Thursday, 21 January 2021 11:32

Retired Rockingham fireman remembered by peers

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Retired Rockingham fireman Wayne Covington give a short speech after winning Best Firefighter in the 2020 Best of the Rock Awards. Retired Rockingham fireman Wayne Covington give a short speech after winning Best Firefighter in the 2020 Best of the Rock Awards. RO file photo

ROCKINGHAM — Richmond County’s first responder community is mourning the loss of recently retired fireman Wayne Covington.

Covington spent 30 years with the Rockingham Fire Department, retiring in August of 2019.

He previously told the RO that he had either wanted to be a police officer or fireman, so took the opportunity to join the fire department offered by Vernon McKinnon in 1988.

Through the years, Covington worked his way up the ranks from firefighter to engineer and retired as a lieutenant, serving under chiefs Charles Trotter, Charles Gardener and Harold Isler.

Firefighters young and old offered their memories on social media Wednesday night after hearing of his passing.

Former fireman Frankie Moree said he had known Covington since Kindergarten.

“We were friends in grade school through high school,” Moree said in a Facebook post late Wednesday night. “We graduated and shortly thereafter went to work at Rockingham Fire Department for another 18 years. We spent almost our entire lives together.”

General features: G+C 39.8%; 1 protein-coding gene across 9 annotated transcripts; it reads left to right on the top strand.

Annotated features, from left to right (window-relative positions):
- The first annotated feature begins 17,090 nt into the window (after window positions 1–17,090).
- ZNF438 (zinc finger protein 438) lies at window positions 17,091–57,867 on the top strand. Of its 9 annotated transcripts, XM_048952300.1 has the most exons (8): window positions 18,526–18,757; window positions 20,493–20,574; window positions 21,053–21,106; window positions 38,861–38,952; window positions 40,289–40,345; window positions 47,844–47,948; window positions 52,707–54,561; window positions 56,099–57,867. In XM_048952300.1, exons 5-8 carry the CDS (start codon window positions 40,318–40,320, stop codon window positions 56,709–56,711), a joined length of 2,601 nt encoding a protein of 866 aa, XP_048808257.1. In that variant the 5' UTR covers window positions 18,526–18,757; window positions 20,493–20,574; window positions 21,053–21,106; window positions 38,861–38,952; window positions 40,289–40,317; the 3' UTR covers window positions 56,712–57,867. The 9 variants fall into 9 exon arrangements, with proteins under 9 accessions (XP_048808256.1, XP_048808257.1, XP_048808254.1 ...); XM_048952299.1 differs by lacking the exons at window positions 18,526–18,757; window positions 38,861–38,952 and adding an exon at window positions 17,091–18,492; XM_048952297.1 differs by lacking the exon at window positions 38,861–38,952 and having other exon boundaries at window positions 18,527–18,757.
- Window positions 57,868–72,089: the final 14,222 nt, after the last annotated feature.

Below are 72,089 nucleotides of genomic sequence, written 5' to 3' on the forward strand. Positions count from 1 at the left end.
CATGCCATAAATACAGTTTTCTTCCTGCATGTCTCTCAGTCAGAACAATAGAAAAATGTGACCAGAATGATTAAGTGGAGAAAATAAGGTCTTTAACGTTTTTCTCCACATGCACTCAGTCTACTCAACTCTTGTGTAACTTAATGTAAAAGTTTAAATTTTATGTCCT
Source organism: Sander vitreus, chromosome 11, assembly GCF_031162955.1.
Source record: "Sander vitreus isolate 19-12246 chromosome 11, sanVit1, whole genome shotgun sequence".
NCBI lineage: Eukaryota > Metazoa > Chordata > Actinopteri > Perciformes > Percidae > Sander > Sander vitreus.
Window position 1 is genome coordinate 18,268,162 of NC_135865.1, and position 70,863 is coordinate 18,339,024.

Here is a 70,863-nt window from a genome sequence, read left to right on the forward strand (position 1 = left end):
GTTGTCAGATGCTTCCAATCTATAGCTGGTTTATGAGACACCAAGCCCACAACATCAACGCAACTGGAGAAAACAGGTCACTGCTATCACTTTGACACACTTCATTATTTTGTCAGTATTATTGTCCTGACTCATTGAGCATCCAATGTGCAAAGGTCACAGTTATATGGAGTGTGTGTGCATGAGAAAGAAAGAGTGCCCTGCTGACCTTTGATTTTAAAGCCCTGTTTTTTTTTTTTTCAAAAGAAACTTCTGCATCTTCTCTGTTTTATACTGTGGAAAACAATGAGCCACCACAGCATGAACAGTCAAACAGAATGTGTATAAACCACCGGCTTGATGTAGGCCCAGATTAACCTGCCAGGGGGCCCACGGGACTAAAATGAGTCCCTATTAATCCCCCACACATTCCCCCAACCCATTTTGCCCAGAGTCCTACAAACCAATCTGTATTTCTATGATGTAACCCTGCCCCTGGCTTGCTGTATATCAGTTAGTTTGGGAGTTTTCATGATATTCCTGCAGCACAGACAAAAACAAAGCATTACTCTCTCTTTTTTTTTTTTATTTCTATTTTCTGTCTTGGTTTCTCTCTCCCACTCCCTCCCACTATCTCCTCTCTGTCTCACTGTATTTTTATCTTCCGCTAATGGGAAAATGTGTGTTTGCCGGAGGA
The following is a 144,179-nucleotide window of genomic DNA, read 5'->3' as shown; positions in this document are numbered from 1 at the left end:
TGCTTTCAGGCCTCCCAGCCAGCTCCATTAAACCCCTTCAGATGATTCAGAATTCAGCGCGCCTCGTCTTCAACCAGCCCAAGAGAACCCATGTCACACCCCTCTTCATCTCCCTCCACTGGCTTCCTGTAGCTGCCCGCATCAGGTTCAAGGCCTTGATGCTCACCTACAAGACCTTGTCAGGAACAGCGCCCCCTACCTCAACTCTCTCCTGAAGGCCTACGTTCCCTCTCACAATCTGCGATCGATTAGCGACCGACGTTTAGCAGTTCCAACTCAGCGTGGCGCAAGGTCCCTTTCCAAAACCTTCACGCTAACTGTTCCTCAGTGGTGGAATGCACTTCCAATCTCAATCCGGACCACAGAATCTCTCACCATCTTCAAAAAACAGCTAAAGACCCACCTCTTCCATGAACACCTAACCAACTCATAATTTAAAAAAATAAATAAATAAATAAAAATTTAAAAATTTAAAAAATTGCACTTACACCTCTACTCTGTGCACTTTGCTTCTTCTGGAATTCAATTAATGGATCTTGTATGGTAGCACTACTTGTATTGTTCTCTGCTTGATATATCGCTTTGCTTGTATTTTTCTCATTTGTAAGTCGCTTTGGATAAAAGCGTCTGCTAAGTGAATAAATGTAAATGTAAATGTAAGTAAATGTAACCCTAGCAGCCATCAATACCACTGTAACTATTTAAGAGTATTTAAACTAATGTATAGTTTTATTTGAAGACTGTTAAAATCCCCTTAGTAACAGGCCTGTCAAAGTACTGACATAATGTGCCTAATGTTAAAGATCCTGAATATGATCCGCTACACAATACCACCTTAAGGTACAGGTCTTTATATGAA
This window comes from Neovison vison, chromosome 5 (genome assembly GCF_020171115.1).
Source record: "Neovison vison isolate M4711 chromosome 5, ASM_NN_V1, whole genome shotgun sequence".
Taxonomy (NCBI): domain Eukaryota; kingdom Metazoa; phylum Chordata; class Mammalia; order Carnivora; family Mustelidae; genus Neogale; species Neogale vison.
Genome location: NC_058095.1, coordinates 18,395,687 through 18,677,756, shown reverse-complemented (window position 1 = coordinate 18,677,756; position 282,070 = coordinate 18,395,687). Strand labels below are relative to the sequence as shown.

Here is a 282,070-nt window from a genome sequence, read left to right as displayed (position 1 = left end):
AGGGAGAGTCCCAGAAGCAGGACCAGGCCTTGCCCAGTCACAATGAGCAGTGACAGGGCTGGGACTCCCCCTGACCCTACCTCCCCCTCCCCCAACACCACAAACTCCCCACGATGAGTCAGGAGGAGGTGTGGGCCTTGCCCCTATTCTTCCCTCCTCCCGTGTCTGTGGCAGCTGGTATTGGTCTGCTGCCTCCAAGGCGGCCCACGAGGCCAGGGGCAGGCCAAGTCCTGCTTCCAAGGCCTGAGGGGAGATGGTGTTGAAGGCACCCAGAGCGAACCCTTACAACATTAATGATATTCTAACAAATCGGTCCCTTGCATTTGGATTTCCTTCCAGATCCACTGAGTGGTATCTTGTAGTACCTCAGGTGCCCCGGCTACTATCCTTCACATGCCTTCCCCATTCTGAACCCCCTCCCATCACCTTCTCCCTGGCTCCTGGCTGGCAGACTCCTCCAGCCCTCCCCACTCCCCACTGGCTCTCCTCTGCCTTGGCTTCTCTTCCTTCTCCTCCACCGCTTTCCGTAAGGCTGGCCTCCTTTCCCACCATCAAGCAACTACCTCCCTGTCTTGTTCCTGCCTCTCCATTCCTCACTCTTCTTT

The two went on many calls together, including the devastating 1991 Imperial Foods Fire in Hamlet, which Covington previously said was the most difficult incident he had ever worked.

“That was the roughest fire I’ve ever been in because I lost some of my loved ones,” Covington soberly recalled in 2019. “That was tough … it was tough for everybody in the county.”

Moree said that they pulled out one of Covington’s cousins.

“We have gone through hell literally together,” Moree said. “He was one of a kind and he was one the best friends I have ever had ... this man meant the world to me. We held each other’s lives in our hands on many, many occasions (...) you don’t share that bond with many people if ever.”

Heather Bellamy, who practically grew up at the station, called him “Uncle Wayne.” She became the city’s first full-time female firefighter shortly after Covington retired.

“I am completely at a loss for words,” she said in a post. “You watched me go from running around the station barefoot and in diapers to running around trying to gear up to catch the truck. I wouldn’t be where I am today without you.”

Social media condolences were offered by several local departments, including Hamlet and Cordova. Many first responders changed their profile pictures to a photo of a RFD lieutenant's badge with a black band across it in Covington’s honor.

Covington won best firefighter in the inaugural Best of the Rock Awards in 2020.